It's been surreal to watch and listen to Stephen Harper's former cabinet ministers distance themselves from their boss. Bob Hepburn writes:
Let’s start with Rona Ambrose, the new interim party leader. Without a hint of insincerity, Ambrose insists her caucus will no longer engage in the “nastiness” of the old Harper government and will be more “constructive, effective” in working as the Official Opposition.
Also, Ambrose has completely reversed herself on the need for a public inquiry into missing and murdered aboriginal women. For years, the Tories refused to hold an inquiry into what the RCMP says are more than 1,200 cases of missing and murdered indigenous women and girls.
Now she is all in favour of an inquiry, saying it “is an absolutely non-partisan issue, it should never be political.”
And then there's Tony Clement, who deep sixed the long form census:
Next is Tony Clement, the former industry minister who cancelled the long-form census of 2011, a move widely denounced inside and outside of government. Clement was relentless in implementing the change, insisting it was needed to protect citizen privacy.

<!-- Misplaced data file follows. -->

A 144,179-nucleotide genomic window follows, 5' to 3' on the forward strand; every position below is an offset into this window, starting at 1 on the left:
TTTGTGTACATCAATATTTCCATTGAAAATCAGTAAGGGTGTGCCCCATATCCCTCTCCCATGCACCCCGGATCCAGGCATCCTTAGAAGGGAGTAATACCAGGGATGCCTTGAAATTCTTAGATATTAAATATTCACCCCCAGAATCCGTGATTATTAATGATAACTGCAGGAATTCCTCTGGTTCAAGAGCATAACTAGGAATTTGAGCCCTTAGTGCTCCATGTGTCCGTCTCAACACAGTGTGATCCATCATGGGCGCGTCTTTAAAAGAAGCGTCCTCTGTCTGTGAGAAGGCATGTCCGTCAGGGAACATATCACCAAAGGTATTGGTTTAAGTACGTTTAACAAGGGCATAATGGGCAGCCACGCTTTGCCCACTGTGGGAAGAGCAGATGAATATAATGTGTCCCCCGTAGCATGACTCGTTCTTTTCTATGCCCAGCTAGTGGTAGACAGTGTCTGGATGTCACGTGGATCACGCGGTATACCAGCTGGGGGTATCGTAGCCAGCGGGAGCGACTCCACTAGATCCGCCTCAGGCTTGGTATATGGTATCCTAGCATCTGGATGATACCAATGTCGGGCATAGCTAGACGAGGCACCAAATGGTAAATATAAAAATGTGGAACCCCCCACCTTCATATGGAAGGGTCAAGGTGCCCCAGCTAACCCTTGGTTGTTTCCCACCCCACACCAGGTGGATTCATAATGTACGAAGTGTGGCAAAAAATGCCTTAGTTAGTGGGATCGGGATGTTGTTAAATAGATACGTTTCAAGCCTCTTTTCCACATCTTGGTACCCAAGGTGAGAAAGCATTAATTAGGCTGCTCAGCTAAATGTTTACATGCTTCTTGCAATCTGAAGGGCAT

Now Clement is expressing regrets, saying in hindsight that “I would have done it differently.”
And, of course, there's Kellie Leitch, who -- academically at least -- is supposed to be very bright:
Then there’s Kellie Leitch, the former labour minister at the centre of one of the lowest points in the Tory campaign. She hit that point when she joined cabinet colleague Chris Alexander in announcing “a snitch hotline” to report “barbaric cultural practices.” In reality, Leitch was urging Canadians to target Muslims in their neighbourhoods.
Now Leitch, who apparently dreams of succeeding Harper, says the plan was misunderstood and not communicated very well.
Hepburn writes that the Conservatives must really think voters are stupid. Given the results of the election, and their own pronouncements, it's pretty clear that stupidity is closer to home than the former Harperites realize.